Into the spotlight
Surrogacy is gaining acceptance as a means to an end, especially as high profile cases of surrogacy bring awareness.
Jimmy Fallon recently surprised his viewers with news that he and his wife Nancy Juvonen have a new baby girl, Winnie, thanks to the service of a surrogate. The couple had kept the surrogacy a secret until their bundle of joy was born.
Plenty of other celebrities also have had surrogate mothers to carry their babies: Giuliana and Bill Rancic; Sarah Jessica Parker and Matthew Broderick; Ricky Martin; Nicole Kidman and Keith Urban and many others.
“It seems like every time you hear anything about surrogacy it's always the bad stuff but there are so many good stories,” Woodmansee said. She wants to share the story of her experiences to underline that fact. “The thing is surrogacy is not always a horror story where the surrogate tries to keep the baby or where the sperm gets mixed up in the hospital. These people just want a baby like anyone else.”
But it's not for everyone. Doctors who perform embryo transfers into surrogate mothers usually are quite selective about whom they approve for the procedure. The Millers had to prove that their case was medically indicated — that they had no other natural means for having a baby. It was clear that the Millers qualified.
“Adoption was definitely not off the table,” Steve Miller said. But the couple wanted their own child. Had the surrogacy not been successful, the couple likely would have begun investigating adoption in earnest.
The surrogacy was successful and now the Millers have a beautiful 2-year-old daughter and are considering adding one more child to their family.
Laws concerning surrogacy
Woodmansee said that at age 36, she might consider one last surrogacy, but knows that any more than that could be too hard on her body. But she said if the Millers do decide to give Addison a sister or brother, she hopes to carry the baby.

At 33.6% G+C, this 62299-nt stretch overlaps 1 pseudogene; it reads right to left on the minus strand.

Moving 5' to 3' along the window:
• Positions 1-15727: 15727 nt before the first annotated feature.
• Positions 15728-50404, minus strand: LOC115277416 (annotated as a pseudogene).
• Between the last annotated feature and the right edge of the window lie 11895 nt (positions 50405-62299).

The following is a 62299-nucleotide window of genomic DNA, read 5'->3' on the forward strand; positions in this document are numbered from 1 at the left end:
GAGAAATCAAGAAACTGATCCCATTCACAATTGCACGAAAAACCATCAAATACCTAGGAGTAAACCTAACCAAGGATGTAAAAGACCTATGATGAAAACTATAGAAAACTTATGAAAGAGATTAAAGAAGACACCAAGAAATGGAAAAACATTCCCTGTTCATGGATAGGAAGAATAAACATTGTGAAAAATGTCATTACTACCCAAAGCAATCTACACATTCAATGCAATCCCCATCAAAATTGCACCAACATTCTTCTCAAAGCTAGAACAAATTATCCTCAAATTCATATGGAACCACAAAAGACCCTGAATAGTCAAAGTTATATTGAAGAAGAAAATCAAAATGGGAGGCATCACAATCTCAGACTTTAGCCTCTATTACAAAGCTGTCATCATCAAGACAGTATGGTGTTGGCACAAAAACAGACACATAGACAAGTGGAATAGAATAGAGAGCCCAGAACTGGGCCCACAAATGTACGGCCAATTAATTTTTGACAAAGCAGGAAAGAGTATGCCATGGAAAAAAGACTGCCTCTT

“Besides having my own kids, surrogacy is the best thing I've ever done,” she said. It's not about money — in Oklahoma, laws are vague on surrogacy.
An Oklahoma attorney general's opinion in 1983 that predated the rise of gestational surrogacy declared that compensated surrogacy contracts violated the state's child trafficking prohibition, according to thesurrogacyexperience.com.
So payments to a surrogate mother beyond basic medical support during the pregnancy could be considered child trafficking by one judge or considered pre-birth child support by another.
Only one Oklahoma clinic will perform the transfer of an embryo to a surrogate mother. The Millers had their procedure done in Texas, a state they said is more surrogacy friendly (as is California) than Oklahoma.
Woodmansee stays in contact with all her surrogate babies. Their parents send pictures, invite her to birthday parties and come for visits.
When she considers what she's doing for these families, Woodmansee is humble.
“I don't know if there are any words,” she said. “It's just amazing.”
The Millers have a word for Woodmansee. She's their hero.